Let the shortcakes cool slightly, then cut them in half horizontally. Place two bottom halves on each plate. Spoon some tomato mixture on top of each one. Top with the shortcake tops, then spoon more of the tomato mixture on top. Garnish with sour cream and a small basil leaf. Serve warm.

Per serving (based on 8): 330 calories, 7 g protein, 28 g carb., 21 g fat, 10 g sat. fat, 40 mg chol., 290 mg sodium, 1 g fiber, 3 g sugar

Sweet tomato jam with honey and vanilla

Time: About 2 hours

Makes 3 half-pint jars

Recipe from The New York Times

3 pounds firm ripe tomatoes, cored and diced (about 8 cups)

1 cup honey

1 1/2 cups (300 grams) granulated sugar

1/2 teaspoon lemon zest

2 tablespoons lemon juice

2 vanilla bean pods, split

Pinch fine sea salt

If you plan to can the jam, prepare the jars according to instructions on Page 6D.

In a large nonreactive pot, combine ingredients, adding the vanilla seeds and pods to the pot. Simmer over medium low heat until the mixture is very thick and jammy, about 90 minutes. Discard vanilla pods.

If canning, spoon into hot sterilized jars and process as directed. Otherwise, let jam cool, then store in refrigerator or freezer.

Tomato tartes tatin

Visually appealing and a bit of a surprise, tastewise, these tarts could be served as a sweet appetizer as well. For dessert, the tart goes well with vanilla ice cream or tomato sorbet.

You'll need six 4-inch tart pans or molds for this recipe.

6 small yellow tomatoes, such as oversize cherry tomatoes or Sungold tomatoes

6 small red tomatoes, such as oversize cherry tomatoes

Flour, for dusting

1 pound frozen puff pastry, such as Dufours brand, slightly thawed

1 tablespoon extra-virgin olive oil, plus more for brushing and drizzling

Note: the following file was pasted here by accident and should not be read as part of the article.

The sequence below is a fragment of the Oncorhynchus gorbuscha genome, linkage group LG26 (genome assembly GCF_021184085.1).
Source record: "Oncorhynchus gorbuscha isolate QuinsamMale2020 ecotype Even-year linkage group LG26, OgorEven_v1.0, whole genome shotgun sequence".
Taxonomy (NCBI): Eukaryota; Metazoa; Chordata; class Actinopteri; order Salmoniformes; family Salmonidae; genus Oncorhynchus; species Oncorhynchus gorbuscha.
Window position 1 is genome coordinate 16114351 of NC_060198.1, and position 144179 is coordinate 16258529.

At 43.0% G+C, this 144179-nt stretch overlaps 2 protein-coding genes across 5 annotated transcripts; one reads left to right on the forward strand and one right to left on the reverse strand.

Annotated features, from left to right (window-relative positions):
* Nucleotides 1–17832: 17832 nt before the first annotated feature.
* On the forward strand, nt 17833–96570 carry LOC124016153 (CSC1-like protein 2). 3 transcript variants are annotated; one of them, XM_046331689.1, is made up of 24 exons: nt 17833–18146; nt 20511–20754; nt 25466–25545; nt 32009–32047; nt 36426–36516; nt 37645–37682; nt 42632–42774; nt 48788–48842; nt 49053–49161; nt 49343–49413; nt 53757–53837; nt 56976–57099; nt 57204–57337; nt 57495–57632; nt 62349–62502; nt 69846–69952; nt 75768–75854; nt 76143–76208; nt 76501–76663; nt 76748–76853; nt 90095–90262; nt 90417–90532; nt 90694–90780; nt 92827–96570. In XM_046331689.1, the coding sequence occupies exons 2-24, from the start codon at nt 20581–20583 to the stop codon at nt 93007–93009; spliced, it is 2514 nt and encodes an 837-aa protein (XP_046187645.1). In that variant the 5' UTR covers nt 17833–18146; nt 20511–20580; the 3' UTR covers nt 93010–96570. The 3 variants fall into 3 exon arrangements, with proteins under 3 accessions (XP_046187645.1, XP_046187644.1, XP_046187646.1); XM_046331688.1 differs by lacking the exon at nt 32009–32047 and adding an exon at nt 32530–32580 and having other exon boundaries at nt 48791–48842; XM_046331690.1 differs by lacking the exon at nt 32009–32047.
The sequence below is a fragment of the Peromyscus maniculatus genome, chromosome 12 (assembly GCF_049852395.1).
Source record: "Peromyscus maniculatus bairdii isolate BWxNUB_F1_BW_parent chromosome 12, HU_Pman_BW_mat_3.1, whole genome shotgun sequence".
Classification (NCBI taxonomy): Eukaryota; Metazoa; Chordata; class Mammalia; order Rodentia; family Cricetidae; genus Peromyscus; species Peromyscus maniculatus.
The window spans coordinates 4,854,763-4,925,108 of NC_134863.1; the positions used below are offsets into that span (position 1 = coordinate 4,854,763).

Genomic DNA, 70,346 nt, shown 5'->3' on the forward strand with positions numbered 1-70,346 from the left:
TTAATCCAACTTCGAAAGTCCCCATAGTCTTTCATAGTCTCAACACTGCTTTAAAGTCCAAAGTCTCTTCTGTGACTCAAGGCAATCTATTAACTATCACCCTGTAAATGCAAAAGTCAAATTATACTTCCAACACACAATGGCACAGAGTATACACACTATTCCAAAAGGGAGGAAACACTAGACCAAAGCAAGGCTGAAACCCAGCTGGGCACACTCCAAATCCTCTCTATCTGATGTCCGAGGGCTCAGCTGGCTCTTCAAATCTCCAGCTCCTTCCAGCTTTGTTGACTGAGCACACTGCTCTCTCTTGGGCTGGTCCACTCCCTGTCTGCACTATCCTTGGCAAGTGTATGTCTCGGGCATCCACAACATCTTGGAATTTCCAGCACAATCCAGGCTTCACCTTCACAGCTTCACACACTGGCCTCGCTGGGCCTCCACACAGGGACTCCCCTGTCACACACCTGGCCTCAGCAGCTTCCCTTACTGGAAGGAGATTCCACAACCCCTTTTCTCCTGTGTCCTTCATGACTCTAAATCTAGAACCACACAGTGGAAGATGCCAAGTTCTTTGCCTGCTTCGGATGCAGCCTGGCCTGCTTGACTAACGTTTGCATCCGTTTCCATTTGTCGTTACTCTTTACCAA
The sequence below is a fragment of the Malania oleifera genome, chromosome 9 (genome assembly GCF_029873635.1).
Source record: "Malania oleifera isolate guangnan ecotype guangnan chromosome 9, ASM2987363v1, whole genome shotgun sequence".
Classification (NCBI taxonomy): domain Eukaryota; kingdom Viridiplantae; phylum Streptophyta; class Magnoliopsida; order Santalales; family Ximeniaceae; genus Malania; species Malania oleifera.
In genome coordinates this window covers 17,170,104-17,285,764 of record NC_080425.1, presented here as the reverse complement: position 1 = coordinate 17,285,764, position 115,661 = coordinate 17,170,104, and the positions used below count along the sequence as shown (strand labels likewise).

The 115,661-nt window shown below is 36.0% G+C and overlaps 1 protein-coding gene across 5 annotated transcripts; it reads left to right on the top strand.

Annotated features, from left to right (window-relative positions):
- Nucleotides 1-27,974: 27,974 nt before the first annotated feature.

1/2 cup light brown sugar

1 to 2 basil leaves, for garnish (optional)

Preheat the oven to 375 degrees. Have ready six 4-inch round nonstick tart pans. Line a large rimmed baking sheet with parchment paper.

Boil water and pour it into a medium mixing bowl. Use a sharp knife to make a small "X" in the bottom of each tomato and place the tomatoes in the hot water for 15 to 20 seconds. Drain the water and peel the tomatoes; cut them crosswise into 1/8-inch slices. Set aside.

On a lightly floured work surface, roll out the puff pastry to a thickness of 3/16 inch. Use a 4-inch round cutter (the rim of a large coffee cup will do) or one of the tart pans, inverted, to cut the dough into 6 disks (reserve any scraps for another use). Place the disks on the baking sheet and refrigerate for 15 minutes.

When ready to bake, brush the top and sides of each disk lightly with the extra-virgin olive oil and use a fork to prick the top of the disk several times. Use the 1 tablespoon of olive oil to brush the insides of all six tart pans, then sprinkle an even, thin layer of brown sugar (about 1 tablespoon each) in the bottoms of the pans. Place the tomato slices in each pan, overlapping them and alternating the red and yellow colors (about 12 slices per pan), then sprinkle the remaining sugar on the tomatoes. Place the puff pastry disks on the tomatoes, pressing gently. Place the 6 pans on the baking sheet and bake for 12 to 15 minutes, until the pastry is light brown.

Transfer to the stovetop to rest for a few minutes before inverting each tarte tatin onto the center of an individual plate, using a spoon to tap on the bottom of the pan if necessary to release the tart. Drizzle some olive oil around the plate. If desired, roll the basil leaf or leaves into a tight cylinder and slice into very thin strips (chiffonade); sprinkle on the plate as garnish. Serve warm.